Vocation Revisited, Part 3: Interfaith Engagement and Relationships

A conversation facilitated by Anita Houck with Professor Stacy Davis (Religious Studies and Gender and Women’s Studies, Saint Mary’s) and two graduates, Romona Bethany, now Group Violence Intervention Program Manager for The City of South Bend, and Sophia Funari, currently a student in the M.Div. program at the University of Notre Dame. For Part I of their conversation, click here, and for Part II, click here.

Can “vocation” work in interfaith contexts, or does it just sound too Christian?

Stacy Davis: Vocation suggests a path in life that God has called one to take. I think such language can be problematic for religious and non-religious people. For those who are religious, I think it can create a great deal of anxiety. What if I don’t know what that path is? What if I pick the wrong one? For non-religious people, the language may be too religious to be useful. With growing numbers of young adults having no religious affiliation, the term itself may not make sense to them, even if the idea of living a meaningful life does. This is not to say that students cannot and should not learn from multiple religious perspectives, but for non-religious students, I’m not sure “vocation” can ever work as a completely secular term… Young people want their lives to have meaning, and I agree with you that meaning should not be limited to how you make money. I just think that the word “vocation” carries some baggage that may take too long to unpack at this point.

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“Appreciative Knowledge”: Another Model for Interfaith Vocational Exploration

I read Daniel Meyers’ “Interfaith Vocational Exploration: Proceed with Caution” with interest. I appreciate his recognition that the word and concept of vocation, at least as narrowly construed, comes from a particular and, at least in Western societies, privileged position. As he notes, this implies concomitant need to “proceed with caution,” because other faiths are by necessity having to “translate” and respond to Christianity’s terms, ideas, and paradigms. As a Buddhist at a Lutheran college, I have sometimes had concerns about question-and-answer periods when Buddhist speakers were called on to respond to questions about parallels (or lack thereof) to Christian concepts. I often felt that the short answer demanded in such circumstances distorted ideas about my religious tradition, or missed the main points about my faith. Like Meyers, I think the literature on interfaith dialogue can be a helpful resource in thinking and talking about interfaith vocational exploration. However, I would like to propose a different model.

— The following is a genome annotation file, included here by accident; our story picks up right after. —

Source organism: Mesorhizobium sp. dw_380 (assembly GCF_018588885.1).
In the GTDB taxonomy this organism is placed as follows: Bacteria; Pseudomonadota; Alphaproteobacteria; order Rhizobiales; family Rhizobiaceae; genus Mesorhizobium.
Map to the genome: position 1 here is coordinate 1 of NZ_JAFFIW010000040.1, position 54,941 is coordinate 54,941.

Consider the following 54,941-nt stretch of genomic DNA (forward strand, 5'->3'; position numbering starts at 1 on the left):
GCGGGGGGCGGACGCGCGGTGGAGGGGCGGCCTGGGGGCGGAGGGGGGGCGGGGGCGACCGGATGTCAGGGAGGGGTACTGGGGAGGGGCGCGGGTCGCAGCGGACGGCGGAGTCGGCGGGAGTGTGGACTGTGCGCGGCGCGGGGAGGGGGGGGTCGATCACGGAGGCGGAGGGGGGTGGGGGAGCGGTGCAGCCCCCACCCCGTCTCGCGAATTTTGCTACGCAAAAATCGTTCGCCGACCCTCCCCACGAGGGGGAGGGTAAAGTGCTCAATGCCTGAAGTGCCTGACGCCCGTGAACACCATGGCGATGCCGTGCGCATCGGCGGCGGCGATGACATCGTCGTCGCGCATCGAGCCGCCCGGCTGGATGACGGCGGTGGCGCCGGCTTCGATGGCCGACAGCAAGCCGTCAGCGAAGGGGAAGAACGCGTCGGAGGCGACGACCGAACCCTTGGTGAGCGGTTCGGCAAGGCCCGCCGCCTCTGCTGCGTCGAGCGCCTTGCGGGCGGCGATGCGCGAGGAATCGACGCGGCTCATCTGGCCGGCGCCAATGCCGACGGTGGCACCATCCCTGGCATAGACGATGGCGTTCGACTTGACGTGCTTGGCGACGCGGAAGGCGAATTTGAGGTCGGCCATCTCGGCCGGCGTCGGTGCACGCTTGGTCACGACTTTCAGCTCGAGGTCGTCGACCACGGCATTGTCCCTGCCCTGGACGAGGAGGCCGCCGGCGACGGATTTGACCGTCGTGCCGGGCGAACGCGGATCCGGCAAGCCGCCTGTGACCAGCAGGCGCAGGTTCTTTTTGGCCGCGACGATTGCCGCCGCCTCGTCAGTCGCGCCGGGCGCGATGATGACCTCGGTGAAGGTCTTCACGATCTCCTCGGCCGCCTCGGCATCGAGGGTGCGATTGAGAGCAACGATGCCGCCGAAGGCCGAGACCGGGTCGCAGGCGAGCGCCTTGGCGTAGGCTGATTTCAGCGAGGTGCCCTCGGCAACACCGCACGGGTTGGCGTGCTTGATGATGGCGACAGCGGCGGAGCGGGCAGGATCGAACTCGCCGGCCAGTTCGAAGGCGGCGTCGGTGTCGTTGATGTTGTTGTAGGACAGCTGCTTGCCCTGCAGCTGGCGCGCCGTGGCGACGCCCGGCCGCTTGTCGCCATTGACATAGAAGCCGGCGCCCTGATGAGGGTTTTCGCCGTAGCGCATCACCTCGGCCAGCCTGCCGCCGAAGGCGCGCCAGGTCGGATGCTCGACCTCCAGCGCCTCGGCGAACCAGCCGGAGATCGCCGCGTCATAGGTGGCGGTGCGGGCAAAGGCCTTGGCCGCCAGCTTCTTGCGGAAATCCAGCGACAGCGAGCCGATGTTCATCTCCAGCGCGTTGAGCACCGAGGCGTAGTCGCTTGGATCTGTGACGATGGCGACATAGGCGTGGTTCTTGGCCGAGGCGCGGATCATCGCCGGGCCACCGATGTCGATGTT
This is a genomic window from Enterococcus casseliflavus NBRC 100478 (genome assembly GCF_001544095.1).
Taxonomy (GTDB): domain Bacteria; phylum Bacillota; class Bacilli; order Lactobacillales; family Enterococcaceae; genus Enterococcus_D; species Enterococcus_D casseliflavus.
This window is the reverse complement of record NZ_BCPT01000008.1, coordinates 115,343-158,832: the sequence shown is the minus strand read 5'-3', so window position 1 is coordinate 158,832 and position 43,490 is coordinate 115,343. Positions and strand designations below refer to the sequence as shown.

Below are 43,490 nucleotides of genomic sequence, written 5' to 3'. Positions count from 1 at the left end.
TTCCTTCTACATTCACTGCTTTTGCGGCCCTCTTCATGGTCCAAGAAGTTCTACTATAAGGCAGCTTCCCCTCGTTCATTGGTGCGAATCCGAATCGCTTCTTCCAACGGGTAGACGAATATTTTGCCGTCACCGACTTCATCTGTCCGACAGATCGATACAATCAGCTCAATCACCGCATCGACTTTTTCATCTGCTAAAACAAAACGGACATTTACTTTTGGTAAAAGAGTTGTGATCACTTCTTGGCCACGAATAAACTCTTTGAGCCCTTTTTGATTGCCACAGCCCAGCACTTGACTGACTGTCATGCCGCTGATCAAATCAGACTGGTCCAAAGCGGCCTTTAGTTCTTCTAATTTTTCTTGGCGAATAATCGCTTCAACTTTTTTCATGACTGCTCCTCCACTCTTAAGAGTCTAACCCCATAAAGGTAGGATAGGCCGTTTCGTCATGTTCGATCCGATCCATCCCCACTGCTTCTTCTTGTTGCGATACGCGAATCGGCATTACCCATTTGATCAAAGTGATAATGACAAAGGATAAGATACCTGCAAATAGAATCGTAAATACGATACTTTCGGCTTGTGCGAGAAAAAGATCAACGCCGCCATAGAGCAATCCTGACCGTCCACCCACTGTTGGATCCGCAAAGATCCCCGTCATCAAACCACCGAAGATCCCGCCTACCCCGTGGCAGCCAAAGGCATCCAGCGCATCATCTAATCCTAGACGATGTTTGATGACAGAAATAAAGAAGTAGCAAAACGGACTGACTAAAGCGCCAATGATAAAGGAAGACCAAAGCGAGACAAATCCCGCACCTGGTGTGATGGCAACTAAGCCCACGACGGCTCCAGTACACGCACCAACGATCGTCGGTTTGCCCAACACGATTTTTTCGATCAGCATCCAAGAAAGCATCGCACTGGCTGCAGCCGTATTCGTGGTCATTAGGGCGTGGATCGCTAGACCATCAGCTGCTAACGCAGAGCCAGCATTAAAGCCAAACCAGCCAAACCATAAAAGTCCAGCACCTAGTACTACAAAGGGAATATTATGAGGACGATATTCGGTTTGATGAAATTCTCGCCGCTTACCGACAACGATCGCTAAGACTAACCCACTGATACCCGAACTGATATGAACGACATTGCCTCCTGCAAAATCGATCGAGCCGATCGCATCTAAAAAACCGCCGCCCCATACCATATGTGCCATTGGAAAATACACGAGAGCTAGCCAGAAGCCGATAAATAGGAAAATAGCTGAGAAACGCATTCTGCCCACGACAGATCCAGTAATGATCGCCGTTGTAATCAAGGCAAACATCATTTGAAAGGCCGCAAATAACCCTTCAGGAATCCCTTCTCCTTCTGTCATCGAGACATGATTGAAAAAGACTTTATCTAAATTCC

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Interfaith Vocational Exploration: Proceeding with Caution

Several years ago I found myself in the basement of a hallowed university hall serving as a chaplain’s office intern and flipping pancakes on a griddle for a study break. Students of all backgrounds were descending into the basement to hang out in the cozy space and grab some late-night pancakes in the midst of their studies. I chatted with students as they poured on the syrup or engaged in something I’ve never understood: covering their pancakes in peanut butter.  (Pluralism has its limits!)

Having gone to college at a school with a program for theological education housed in the chaplain’s office, it was natural for me to ask students, “So, what’s your vocation?” 

As if on cue, one of the staff members of the chaplain’s office rolled out of his office and waived the proverbial red flag: he pulled me over and shared with kindness that this was not a question we ask. Given the commitment the office has to a radical interfaith hospitality, asking students to conform their thinking to the terms and ideologies of one tradition was not appropriate. I have reflected upon this in the intervening years, and have been left wondering: Is there an authentic way to create pathways of vocational exploration for people of various faiths and secular identities without simultaneously asking them to accept a Christian construct of vocation?

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